n = n // 2
             
    return res % p
     
# If n is prime, then always returns true,
# If n is composite than returns false with
# high probability Higher value of k increases
# probability of correct result
def isPrime(n, k):
     
    # Corner cases
    if n == 1 or n == 4:
        return False
    elif n == 2 or n == 3:
        return True
     
    # Try k times
    else:
        for i in range(k):
             
            # Pick a random number
            # in [2..n-2]     
            # Above corner cases make
            # sure that n > 4
            a = random.randint(2, n - 2)
             
            # Fermat's little theorem
            if power(a, n - 1, n) != 1:
                return False
                 
    return True
             
# Driver code
k = 3
if isPrime(11, k):
  print("true")
else:
  print("false")
   
if isPrime(15, k):
  print("true")
else:
  print("false")
 
# This code is contributed by Aanchal Tiwari

C#




// C# program to find the
// smallest twin in given range
using System;
class GFG {
     
    /* Iterative Function to calculate
    // (a^n)%p in O(logy) */
    static int power(int a,int n, int p)
    {
        // Initialize result
        int res = 1;
          
        // Update 'a' if 'a' >= p
        a = a % p;
      
        while (n > 0)
        {
            // If n is odd, multiply 'a' with result
            if ((n & 1) == 1)
                res = (res * a) % p;
      
            // n must be even now
            n = n >> 1; // n = n/2
            a = (a * a) % p;
        }
        return res;
    }
      
    // If n is prime, then always returns true,
    // If n is composite than returns false with
    // high probability Higher value of k increases
    //  probability of correct result.
    static bool isPrime(int n, int k)
    {
        // Corner cases
        if (n <= 1 || n == 4) return false;
        if (n <= 3) return true;
          
        // Try k times
        while (k > 0)
        {
            // Pick a random number in [2..n-2]    
            // Above corner cases make sure that n > 4
            Random rand = new Random();
            int a = 2 + (int)(rand.Next() % (n - 4));
          
            // Fermat's little theorem
            if (power(a, n - 1, n) != 1)
                return false;
          
            k--;
        }
      
        return true;
    }
     
  static void Main() {
        int k = 3;
        if(isPrime(11, k))
            Console.WriteLine(" true");
        else
            Console.WriteLine(" false");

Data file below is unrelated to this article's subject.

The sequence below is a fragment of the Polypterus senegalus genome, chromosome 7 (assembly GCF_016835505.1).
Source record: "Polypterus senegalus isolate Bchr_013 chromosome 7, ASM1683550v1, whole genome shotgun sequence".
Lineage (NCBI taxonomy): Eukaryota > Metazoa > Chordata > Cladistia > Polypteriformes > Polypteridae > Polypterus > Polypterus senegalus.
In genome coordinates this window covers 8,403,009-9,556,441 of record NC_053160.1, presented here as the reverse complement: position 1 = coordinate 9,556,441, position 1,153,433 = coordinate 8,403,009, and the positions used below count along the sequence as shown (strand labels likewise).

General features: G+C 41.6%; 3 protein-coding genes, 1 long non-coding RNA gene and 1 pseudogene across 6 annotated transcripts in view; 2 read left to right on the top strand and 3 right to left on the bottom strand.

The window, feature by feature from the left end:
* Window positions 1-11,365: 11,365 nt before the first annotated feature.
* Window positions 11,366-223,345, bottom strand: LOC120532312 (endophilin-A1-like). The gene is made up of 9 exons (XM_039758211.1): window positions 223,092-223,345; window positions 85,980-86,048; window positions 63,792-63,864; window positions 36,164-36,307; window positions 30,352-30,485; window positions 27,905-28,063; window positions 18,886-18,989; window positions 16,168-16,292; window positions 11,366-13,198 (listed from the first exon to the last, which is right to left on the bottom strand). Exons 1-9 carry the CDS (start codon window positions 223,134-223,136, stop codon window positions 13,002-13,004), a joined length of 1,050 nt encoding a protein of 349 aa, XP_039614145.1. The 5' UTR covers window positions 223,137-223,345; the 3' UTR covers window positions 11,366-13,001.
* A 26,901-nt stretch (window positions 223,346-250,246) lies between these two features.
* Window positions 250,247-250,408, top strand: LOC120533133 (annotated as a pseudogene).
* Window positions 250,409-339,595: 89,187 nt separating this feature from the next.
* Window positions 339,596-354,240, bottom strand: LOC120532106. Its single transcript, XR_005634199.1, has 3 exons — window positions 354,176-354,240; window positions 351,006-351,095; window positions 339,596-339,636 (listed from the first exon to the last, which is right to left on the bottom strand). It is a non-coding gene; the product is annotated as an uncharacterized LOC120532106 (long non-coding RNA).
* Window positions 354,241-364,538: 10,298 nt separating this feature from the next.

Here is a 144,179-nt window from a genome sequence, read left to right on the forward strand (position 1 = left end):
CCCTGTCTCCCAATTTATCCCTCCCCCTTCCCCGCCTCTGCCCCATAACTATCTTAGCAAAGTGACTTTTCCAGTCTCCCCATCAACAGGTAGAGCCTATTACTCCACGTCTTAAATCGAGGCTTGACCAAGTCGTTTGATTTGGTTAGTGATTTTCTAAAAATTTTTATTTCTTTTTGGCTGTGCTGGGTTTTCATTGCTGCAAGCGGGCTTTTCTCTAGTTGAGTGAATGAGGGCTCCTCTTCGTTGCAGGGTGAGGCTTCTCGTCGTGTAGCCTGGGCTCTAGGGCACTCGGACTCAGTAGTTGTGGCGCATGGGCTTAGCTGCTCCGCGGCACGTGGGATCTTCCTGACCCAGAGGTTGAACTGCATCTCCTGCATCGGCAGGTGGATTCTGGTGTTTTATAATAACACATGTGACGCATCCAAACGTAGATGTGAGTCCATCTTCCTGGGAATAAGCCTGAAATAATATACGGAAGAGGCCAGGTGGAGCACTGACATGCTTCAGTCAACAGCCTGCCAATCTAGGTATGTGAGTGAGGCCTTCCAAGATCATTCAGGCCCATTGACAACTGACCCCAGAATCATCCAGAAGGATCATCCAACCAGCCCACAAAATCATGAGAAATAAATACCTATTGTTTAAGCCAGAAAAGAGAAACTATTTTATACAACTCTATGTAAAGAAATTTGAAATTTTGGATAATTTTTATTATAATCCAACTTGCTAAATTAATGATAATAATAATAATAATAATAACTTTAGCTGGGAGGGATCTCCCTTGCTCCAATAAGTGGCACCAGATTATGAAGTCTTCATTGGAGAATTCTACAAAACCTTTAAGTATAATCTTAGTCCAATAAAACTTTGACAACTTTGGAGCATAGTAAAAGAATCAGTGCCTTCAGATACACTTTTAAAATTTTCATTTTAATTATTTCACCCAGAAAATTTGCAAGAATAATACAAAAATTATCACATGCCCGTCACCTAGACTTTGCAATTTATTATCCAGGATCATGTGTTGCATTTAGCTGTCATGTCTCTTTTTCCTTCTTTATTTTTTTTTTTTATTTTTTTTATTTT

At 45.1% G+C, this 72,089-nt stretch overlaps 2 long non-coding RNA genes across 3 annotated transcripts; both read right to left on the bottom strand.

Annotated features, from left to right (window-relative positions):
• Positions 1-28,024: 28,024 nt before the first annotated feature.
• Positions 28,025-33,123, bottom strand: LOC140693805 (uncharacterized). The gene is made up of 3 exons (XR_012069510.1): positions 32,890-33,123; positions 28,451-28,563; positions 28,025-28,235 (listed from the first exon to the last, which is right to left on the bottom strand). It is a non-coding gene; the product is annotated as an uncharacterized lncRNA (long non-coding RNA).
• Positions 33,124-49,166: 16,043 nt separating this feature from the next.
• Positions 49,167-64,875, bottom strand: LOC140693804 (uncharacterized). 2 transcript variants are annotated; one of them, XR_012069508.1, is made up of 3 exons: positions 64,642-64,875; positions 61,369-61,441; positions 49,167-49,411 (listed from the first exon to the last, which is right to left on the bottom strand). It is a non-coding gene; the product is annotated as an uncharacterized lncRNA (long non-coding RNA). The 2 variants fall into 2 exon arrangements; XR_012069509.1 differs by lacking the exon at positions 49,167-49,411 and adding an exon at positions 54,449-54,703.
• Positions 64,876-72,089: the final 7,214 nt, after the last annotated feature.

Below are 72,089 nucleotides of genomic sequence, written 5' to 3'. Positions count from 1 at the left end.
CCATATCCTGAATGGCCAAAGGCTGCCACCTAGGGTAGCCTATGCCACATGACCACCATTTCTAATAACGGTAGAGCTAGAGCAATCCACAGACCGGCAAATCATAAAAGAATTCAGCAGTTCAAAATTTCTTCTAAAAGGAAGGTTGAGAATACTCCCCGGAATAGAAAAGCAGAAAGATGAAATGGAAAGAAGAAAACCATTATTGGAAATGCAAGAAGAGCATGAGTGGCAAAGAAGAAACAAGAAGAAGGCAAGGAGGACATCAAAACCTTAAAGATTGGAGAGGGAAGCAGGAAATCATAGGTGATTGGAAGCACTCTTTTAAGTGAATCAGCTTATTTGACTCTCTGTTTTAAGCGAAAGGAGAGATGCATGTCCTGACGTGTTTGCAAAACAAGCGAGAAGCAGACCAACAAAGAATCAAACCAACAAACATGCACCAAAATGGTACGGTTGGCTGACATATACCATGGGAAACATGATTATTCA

if(isPrime(15, k))
            Console.WriteLine(" true");
        else
            Console.WriteLine(" false");
  }
}
 
// This code is contributed by divyesh072019

PHP




<?php
// PHP program to find the
// smallest twin in given range
 
// Iterative Function to calculate
// (a^n)%p in O(logy)
function power($a, $n, $p)
{
     
    // Initialize result
    $res = 1;
     
    // Update 'a' if 'a' >= p
    $a = $a % $p;
 
    while ($n > 0)
    {
         
        // If n is odd, multiply
        // 'a' with result
        if ($n & 1)
            $res = ($res * $a) % $p;
 
        // n must be even now
        $n = $n >> 1; // n = n/2
        $a = ($a * $a) % $p;
    }
    return $res;
}
 
// If n is prime, then always
// returns true, If n is
// composite than returns
// false with high probability
// Higher value of k increases
// probability of correct
// result.
function isPrime($n, $k)
{
     
    // Corner cases
    if ($n <= 1 || $n == 4)
    return false;
    if ($n <= 3)
    return true;
     
    // Try k times
    while ($k > 0)
    {
         
        // Pick a random number
        // in [2..n-2]
        // Above corner cases
        // make sure that n > 4
        $a = 2 + rand() % ($n - 4);
     
        // Fermat's little theorem
        if (power($a, $n-1, $n) != 1)
            return false;
     
        $k--;
    }
 
    return true;
}
 
// Driver Code
$k = 3;
$res = isPrime(11, $k) ? " true\n": " false\n";
echo($res);
 
$res = isPrime(15, $k) ? " true\n": " false\n";
echo($res);
 
// This code is contributed by Ajit.
?>

Output: 



true
false

Time complexity of this solution is O(k Log n). Note that power function takes O(Log n) time. 
Note that the above method may fail even if we increase number of iterations (higher k). There exist some composite numbers with the property that for every a < n, gcd(a, n) = 1 and an-1 ≡ 1 (mod n). Such numbers are called Carmichael numbers. Fermat’s primality test is often used if a rapid method is needed for filtering, for example in key generation phase of the RSA public key cryptographic algorithm.

We will soon be discussing more methods for Primality Testing.

References: 
https://en.wikipedia.org/wiki/Fermat_primality_test 
https://en.wikipedia.org/wiki/Prime_number 
http://www.cse.iitk.ac.in/users/manindra/presentations/FLTBasedTests.pdf 
https://en.wikipedia.org/wiki/Primality_test
This article is contributed by Ajay. Please write comments if you find anything incorrect, or you want to share more information about the topic discussed above
 

Attention reader! Don’t stop learning now. Get hold of all the important mathematical concepts for competitive programming with the Essential Maths for CP Course at a student-friendly price. To complete your preparation from learning a language to DS Algo and many more,  please refer Complete Interview Preparation Course.